[Review] The Husband’s Secret

Author: Liane Moriarty
Sourced: Read via Libby app and the wonderful public library
Meows: 2.899999 out of 5; 2014 me would probably roll her eyes, but 2020 me thinks it’s a fair review.

Spoiler alert contained within the review, but also probably not a big deal unless you’re also super late to this party.


Cecilia Fitzpatrick’s husband has a 20+ year old secret that will destroy her seemingly perfect life in Sydney. It will also solve a long-standing murder in the community, absolve a few misguided opinions, and ruin a little girl’s future.


“People thought that tragedy made you wise, that it automatically elevated you to a higher, more spiritual level, but it seemed to Rachel that just the opposite was true. Tragedy made you petty and spiteful. It didn’t give you any great knowledge or insight. She didn’t understand a damned thing about life except that it was arbitrary and cruel, and some people got away with murder while others made one tiny, careless mistake and paid a terrible price.
Page 157

“It was almost embarrassing to be truly intimate with your spouse; how could you watch someone floss one minute, and the next minute share your deepest passion or most ridiculous, trite little fears?”
Page 434


Truthfully, this book has been on my Goodreads Want to Read list since 2014, but I only downloaded it because I was waiting for another book to become available. I’m finally back in a good reading habit and I didn’t want to lose momentum, so I put this (filler) book in my queue. I knew it would be an easy and entertaining read, but I also knew that it probably wouldn’t live up to the hype 2014 me expected when I originally added it to my list.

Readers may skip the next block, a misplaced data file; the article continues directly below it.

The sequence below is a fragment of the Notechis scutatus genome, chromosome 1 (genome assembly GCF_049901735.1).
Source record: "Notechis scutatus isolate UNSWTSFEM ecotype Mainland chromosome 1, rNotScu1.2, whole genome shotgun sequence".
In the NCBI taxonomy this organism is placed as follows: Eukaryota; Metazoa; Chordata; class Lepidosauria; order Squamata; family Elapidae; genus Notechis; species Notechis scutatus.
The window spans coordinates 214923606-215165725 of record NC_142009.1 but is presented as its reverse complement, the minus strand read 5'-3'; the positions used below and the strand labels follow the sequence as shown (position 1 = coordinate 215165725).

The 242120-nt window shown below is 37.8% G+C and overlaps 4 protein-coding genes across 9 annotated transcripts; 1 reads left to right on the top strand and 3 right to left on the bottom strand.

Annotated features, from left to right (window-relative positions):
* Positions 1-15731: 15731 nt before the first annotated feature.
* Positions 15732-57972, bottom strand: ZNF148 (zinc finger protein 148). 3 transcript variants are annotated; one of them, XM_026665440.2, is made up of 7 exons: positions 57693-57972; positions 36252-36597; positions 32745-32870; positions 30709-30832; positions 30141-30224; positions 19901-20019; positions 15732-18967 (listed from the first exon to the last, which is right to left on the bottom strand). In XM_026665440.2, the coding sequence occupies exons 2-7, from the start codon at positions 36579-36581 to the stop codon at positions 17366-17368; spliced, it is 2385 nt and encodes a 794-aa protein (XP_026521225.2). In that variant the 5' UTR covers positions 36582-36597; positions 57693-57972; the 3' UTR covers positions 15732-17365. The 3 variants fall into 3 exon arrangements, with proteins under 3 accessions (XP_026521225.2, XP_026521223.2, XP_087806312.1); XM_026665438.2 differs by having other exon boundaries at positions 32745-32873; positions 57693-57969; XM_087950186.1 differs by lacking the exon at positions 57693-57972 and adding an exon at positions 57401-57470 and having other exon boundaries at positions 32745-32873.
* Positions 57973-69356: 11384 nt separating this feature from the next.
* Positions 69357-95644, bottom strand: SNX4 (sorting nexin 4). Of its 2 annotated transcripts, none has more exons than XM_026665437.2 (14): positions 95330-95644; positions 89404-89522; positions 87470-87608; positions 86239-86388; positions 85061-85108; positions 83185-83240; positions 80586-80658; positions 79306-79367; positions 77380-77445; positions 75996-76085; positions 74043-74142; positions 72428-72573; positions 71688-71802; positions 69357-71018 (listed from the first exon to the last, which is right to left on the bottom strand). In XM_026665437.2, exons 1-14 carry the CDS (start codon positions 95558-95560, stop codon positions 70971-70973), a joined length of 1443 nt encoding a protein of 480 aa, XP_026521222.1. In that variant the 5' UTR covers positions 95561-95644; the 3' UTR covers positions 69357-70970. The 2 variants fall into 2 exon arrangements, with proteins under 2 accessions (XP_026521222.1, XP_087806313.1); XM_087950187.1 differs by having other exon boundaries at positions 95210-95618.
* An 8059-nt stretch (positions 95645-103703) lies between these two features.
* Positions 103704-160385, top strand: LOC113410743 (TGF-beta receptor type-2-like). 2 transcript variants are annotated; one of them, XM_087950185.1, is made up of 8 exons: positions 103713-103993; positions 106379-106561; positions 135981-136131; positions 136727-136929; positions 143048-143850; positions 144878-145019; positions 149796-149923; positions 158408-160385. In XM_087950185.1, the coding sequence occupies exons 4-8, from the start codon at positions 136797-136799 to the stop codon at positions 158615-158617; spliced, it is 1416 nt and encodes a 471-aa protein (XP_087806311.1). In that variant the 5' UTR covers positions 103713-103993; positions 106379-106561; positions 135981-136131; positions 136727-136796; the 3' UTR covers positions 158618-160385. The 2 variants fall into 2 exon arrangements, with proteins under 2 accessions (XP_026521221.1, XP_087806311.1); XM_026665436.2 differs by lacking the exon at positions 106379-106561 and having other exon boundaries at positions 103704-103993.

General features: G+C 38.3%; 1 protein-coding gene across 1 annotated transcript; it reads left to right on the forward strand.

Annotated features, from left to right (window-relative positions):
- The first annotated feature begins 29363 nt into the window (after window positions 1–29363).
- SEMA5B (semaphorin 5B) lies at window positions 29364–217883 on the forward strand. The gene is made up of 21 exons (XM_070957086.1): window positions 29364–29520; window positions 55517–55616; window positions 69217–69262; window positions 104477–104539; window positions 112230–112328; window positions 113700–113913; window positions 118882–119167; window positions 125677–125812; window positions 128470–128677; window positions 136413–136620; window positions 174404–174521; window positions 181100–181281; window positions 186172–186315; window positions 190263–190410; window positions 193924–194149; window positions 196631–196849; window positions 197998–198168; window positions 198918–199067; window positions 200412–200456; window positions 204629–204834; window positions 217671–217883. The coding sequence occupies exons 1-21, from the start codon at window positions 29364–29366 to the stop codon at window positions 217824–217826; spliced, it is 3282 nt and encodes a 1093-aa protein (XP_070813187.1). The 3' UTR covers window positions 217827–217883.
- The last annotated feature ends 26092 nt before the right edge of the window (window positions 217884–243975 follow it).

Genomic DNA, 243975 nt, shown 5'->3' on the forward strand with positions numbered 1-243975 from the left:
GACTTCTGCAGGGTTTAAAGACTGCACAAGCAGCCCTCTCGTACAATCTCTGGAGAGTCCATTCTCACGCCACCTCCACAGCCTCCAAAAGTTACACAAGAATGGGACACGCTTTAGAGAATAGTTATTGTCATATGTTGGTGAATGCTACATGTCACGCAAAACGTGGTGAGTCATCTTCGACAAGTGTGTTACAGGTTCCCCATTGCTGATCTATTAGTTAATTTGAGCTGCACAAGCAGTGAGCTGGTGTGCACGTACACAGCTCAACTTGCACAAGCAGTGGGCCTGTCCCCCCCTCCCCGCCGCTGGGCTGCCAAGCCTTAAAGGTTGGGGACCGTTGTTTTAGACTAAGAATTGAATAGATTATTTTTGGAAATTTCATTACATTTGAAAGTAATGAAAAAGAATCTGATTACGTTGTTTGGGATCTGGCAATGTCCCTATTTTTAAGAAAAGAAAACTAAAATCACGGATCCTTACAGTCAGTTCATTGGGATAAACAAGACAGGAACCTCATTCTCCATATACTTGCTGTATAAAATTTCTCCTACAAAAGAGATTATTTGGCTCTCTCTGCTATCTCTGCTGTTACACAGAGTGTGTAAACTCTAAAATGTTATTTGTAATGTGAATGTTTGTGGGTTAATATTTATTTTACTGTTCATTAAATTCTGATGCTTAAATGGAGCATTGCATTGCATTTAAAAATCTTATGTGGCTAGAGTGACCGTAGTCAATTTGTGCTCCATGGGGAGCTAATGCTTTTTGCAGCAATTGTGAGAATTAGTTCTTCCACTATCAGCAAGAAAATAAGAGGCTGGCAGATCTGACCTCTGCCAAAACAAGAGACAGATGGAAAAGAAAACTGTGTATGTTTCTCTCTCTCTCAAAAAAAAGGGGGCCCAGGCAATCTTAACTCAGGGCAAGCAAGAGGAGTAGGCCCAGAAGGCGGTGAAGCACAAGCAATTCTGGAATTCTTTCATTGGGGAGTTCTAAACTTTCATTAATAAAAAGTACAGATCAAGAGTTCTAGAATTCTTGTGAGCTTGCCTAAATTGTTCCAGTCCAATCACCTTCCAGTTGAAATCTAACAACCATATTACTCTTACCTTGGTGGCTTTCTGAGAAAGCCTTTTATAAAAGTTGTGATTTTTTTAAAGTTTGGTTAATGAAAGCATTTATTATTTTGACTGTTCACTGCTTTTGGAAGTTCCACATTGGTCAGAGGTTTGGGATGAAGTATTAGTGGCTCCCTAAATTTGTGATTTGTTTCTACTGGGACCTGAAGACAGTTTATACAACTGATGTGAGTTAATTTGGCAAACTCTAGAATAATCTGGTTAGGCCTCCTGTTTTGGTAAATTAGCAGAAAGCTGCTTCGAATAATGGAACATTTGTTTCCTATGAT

A filler book or a palette cleanser. I think that’s a fairly accurate description of this book. It’s not bad, but after you’ve read a few of Moriarty’s books, you kind of know what to expect. Looking back at my Goodreads, this is actually my sixth book by Liane (!) and I’ve come to know her writing style and plot twists like a comfy grey sweatshirt with a Cheeto hidden inside the pouch pocket. You know what to expect, but you’re certainly surprised to find that leftover snack! Sure, I didn’t know every twist, but it took longer for me to be surprised with this novel.

So what’s the toe bean value? Probably closer to a 2, certainly a book worth fitting into your schedule if you’re on the waiting list for others, but probably not a permanent collection type of read. If you find yourself in a reading slump because well, 2020 — then I say why not? Pick it up, and just sit down with a nice cup of tea and a cozy cat.

Who else has read Moriarty’s books? Do you still love them after a few years or do you feel the same as me?

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